National COVID-19 home blood oxygen monitoring programme delivered fairly


pulse oximeter on a finger

Evaluation of remote pulse oximetry monitoring programme shows that the service was preferentially used by patients with increased clinical risk.

The new research from Imperial College London, and published in The Lancet Digital Health, shows that a national COVID-19 remote pulse oximetry monitoring programme, known as CO@h, was preferentially used by patients with a known increased clinical risk.

During the COVID-19 pandemic, the NHS administered a pathway for at-home oxygen saturation level monitoring, as decreasing blood oxygen levels were found to be a critical indicator that a COVID-19 patient’s health is deteriorating, and they may need closer monitoring and urgent treatment.

Led by Imperial’s Institute of Global Health Innovation (IGHI), the study explored whether this pathway was administered equitably, addressing emerging inequalities associated with increased risk of mortality from COVID-19, including older age, socioeconomic deprivation and multimorbidity. The study found that of all those enrolled on the pathway; older people, those from minority ethnic groups, those from more socioeconomically deprived areas, or those diagnosed with one of several chronic medical conditions, were significantly more likely to be enrolled. 

Providing pulse oximeters for at-home use meant an alert could be raised to a clinical team when levels requiring medical attention were reached, aiming to reduce the number of unnecessary emergency and hospital admissions for patients who could safely stay at home and reduce strain on already stretched resources. However, the research found that of the 1.2 million individuals testing positive for COVID-19 during the study period, only 1.6% of these patients were recorded as being enrolled on the programme. This is lower than the researchers and service providers were expecting and may indicate missing data or substantial barriers to implementation at a national scale.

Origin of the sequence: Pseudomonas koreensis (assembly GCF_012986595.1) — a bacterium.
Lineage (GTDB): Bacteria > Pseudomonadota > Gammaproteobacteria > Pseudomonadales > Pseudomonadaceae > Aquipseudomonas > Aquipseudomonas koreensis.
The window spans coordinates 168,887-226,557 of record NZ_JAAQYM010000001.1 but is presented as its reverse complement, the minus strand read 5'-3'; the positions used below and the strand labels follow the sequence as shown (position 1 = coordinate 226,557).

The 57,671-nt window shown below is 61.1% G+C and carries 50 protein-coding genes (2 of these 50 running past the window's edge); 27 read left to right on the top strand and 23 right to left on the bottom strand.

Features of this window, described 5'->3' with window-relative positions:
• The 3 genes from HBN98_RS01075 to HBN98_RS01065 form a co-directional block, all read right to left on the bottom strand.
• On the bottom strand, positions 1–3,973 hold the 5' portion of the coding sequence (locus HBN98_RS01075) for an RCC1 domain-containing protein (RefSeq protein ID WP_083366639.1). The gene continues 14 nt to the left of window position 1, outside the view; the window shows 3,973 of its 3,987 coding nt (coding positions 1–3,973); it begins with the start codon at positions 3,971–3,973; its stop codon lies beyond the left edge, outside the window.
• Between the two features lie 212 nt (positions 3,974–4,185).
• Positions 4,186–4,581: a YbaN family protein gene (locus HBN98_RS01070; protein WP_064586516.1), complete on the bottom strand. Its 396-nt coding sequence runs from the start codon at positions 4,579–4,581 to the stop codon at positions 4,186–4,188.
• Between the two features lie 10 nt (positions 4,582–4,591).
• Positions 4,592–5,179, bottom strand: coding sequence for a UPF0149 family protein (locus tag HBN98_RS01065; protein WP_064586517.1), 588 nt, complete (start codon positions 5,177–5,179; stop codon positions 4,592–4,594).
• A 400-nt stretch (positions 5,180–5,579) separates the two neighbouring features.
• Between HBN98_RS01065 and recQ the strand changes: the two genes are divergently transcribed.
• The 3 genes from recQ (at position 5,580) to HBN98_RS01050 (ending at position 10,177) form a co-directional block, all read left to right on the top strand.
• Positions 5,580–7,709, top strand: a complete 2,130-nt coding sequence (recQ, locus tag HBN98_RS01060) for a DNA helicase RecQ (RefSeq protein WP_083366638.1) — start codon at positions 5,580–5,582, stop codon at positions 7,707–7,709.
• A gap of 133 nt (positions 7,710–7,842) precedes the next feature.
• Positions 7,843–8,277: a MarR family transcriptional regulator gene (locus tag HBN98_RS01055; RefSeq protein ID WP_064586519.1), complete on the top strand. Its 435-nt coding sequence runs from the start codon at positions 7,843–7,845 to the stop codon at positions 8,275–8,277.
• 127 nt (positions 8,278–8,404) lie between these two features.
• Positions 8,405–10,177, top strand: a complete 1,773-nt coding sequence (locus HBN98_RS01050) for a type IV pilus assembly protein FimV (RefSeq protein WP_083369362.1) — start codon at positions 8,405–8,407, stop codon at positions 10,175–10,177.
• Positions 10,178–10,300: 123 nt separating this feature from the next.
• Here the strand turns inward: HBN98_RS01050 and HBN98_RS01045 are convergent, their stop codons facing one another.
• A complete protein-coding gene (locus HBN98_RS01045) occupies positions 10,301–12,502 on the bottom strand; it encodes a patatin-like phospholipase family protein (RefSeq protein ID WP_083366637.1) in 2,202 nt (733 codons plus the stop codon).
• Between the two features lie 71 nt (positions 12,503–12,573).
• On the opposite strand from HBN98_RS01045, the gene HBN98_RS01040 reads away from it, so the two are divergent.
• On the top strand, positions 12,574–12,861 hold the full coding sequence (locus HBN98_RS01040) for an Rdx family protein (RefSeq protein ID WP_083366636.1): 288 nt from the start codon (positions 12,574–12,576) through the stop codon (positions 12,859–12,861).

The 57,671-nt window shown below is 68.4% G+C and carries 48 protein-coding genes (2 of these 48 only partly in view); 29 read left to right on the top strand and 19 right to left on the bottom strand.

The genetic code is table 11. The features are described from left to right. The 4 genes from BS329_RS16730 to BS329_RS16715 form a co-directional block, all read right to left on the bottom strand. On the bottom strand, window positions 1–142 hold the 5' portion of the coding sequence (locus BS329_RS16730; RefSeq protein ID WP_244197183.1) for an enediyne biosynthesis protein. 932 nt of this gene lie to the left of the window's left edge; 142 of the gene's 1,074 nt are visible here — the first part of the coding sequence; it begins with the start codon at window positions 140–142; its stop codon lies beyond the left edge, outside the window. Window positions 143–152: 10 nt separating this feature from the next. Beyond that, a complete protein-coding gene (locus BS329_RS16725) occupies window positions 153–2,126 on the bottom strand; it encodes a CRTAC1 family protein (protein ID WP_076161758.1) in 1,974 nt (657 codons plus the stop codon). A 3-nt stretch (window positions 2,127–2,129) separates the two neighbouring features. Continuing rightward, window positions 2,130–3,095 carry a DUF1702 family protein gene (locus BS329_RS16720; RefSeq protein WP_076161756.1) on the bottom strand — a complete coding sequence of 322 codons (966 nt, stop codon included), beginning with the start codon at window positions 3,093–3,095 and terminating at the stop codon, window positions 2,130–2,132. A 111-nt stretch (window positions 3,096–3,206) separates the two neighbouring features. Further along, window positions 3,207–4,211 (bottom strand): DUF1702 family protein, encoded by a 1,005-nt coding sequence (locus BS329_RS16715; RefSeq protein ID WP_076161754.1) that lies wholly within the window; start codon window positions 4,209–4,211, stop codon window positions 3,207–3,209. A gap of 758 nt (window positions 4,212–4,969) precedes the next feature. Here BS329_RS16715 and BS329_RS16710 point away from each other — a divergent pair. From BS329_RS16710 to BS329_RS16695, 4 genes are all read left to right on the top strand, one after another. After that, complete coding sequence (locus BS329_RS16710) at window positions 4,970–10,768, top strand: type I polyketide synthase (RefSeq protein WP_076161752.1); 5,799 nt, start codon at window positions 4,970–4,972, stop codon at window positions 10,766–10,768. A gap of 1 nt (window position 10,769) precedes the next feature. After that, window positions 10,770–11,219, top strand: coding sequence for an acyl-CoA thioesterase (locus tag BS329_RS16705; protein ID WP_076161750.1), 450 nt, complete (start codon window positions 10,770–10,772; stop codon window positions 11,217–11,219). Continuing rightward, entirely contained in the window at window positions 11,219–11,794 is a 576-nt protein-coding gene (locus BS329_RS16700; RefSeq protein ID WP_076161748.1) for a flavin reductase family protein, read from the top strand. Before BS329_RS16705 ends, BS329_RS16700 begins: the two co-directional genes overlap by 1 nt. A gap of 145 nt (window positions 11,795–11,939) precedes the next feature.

"Our research has demonstrated that the administration of the CO@h programme was used preferentially by those known to be at an increased risk." Dr Jonathan Clarke Institute of Global Health Innovation

The study also showed that care home residents, a known vulnerable group for COVID-19, were less likely to be enrolled on the programme, which could raise concerns. However, it is likely remote monitoring with pulse oximetry was being implemented in care homes outside of the CO@h programme. There was variation in uptake of the programme across the country, so more research is needed to help understand why to guide future national-level monitoring programmes.

Study author Dr Jonathan Clarke, Sir Henry Wellcome Postdoctoral Fellow at the Centre for Mathematics of Precision Healthcare and Academic Clinical Fellow in General Surgery at IGHI, said: “Any new intervention should be implemented fairly, and our research has demonstrated that the administration of the CO@h programme was used preferentially by those known to be at an increased risk. However, some patient groups at high risk from COVID-19 were less likely to be enrolled, and future research is required to identify why this is the case.”

While telemedicine and remote monitoring offered the opportunity for many individuals to receive care at home during the pandemic, concerns were raised that not all groups benefit equally from these innovations. Many of the patient-related factors associated with barriers to effective use of remote monitoring are also associated with increased risk of mortality from COVID-19.

Enrolment into the programme also did not indicate whether the individual was able to successfully perform the required monitoring and reporting, and whether the CO@h programme was clinically beneficial. Two previous analyses found the programme had no considerable impact on all-cause deaths or hospital admission at a population level but found lower odds of death in COVID-19 patients clinically assessed in emergency departments. A further study by the group tracked changing trends in the risk of mortality and hospital admission following COVID-19 in 2.3 million adults in England.

Home monitoring using hand-held or wearable medical devices is relevant for other conditions such as heart failure and COPD, and as such could have the potential for additional implementation into health systems on an international scale.  

Factors associated with enrolment into a national COVID-19 pulse oximetry remote monitoring programme in England: a retrospective observational study

Jonathan Clarke, Thomas Beaney, Ahmed Alboksmaty, Kelsey Flott, Hutan Ashrafian, Aidan Fowler, Jonathan R Benger, Paul Aylin, Sarah Elkin, Ana Luisa Neves, Ara Darzi


Image credit: Thomas Angus/Imperial College London


Emily Medcalf

Emily Medcalf
Institute of Global Health Innovation

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